If you missed the “A Day in the Life of Freeman” documentary that aired on South Dakota Public Television late Monday evening, Sept. 7, no worries. You can view the 25-minute film online by clicking here, and it is scheduled to air again on SDPB next Wednesday, Sept. 16 at 6 p.m., so set that DVR.
I’m biased, of course. After all, Freeman is my hometown, the Day in the Life cannon is largely about one of my greatest loves, photography, and I played a leadership role in seeing the project come to fruition in April of 2019. But the documentary by Miranda Orth O’Bryan, who took it on as a special project her senior year at South Dakota State University, is really, really good. SDPB wouldn’t have picked it up were it not and, remember, it has been selected to be shown as part of the Iowa Film Festival. That speaks to the quality of the work.
O’Bryan’s documentary does a masterful job of tying together the original A Day in the Life of Freeman project from 1994 and the remastered version 25 years later, in April of last year. I think the symmetry between the two is what makes this all so neat; I was a senior in high school when my dad and Frank Klock, then the photography professor at SDSU, hand-crafted the project from the ground up. Another photographer for the 1994 project, Frank Robertson, was a junior at SDSU at the time.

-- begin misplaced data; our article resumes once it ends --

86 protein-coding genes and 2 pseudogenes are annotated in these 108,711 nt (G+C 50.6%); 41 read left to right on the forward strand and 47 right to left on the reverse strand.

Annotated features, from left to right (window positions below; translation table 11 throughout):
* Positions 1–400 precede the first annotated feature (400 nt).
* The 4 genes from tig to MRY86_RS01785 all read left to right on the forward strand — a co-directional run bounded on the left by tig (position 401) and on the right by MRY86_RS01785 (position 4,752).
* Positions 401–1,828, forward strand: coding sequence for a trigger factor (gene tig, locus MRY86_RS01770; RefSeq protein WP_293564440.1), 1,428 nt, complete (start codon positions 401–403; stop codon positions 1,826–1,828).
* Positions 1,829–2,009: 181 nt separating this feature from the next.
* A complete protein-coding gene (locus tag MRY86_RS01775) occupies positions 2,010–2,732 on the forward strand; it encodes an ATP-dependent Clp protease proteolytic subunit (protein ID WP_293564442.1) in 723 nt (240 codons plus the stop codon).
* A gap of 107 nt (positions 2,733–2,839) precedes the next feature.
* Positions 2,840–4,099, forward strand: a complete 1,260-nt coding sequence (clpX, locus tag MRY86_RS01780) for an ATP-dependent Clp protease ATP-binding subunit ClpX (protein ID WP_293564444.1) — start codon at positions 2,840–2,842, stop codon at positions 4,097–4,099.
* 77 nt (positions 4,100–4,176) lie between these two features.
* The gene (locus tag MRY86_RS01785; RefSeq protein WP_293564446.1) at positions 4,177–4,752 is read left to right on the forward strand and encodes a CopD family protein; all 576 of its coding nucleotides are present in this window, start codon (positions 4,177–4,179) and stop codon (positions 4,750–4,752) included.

Today I’m wearing the shoes of my dad as publisher and editor of The Courier and Robertson is wearing the shoes of Klock in the Jackrabbit Journalism Department. That he and I had the opportunity to re-do the project in a new and much different time than 1994 is nothing short of a perfect storm. It was a privilege and an honor, and he will tell you the same.
What really struck me while watching the documentary is the impact of what was at the heart of the project then and what was at the heart of the project last spring — photography. Frank and I made it clear when mapping out A Day in the Life that, even though social media and video would be part of the 2019 version, still photography would remain the foundation. And it was.
Photos from 1994 show ladies in the lunchroom who are no longer there, the truck driver who is no longer with us and the second-generation banker who passed away too young.
And photos from 2019 show a girl stuffing her face with a slice of pizza, the third-generation banker recreating the shot of her dad and, in one of the last pictures, Dennis Schrock helping a customer at Fensel’s Electric.
The behind-the-scenes footage and interviews with key players adds a level of depth and preservation to the overall project that is of great meaning to me and, if I may speak for others, everybody who was involved with both projects. It is who we were and it is who we are, frozen in time for all to see.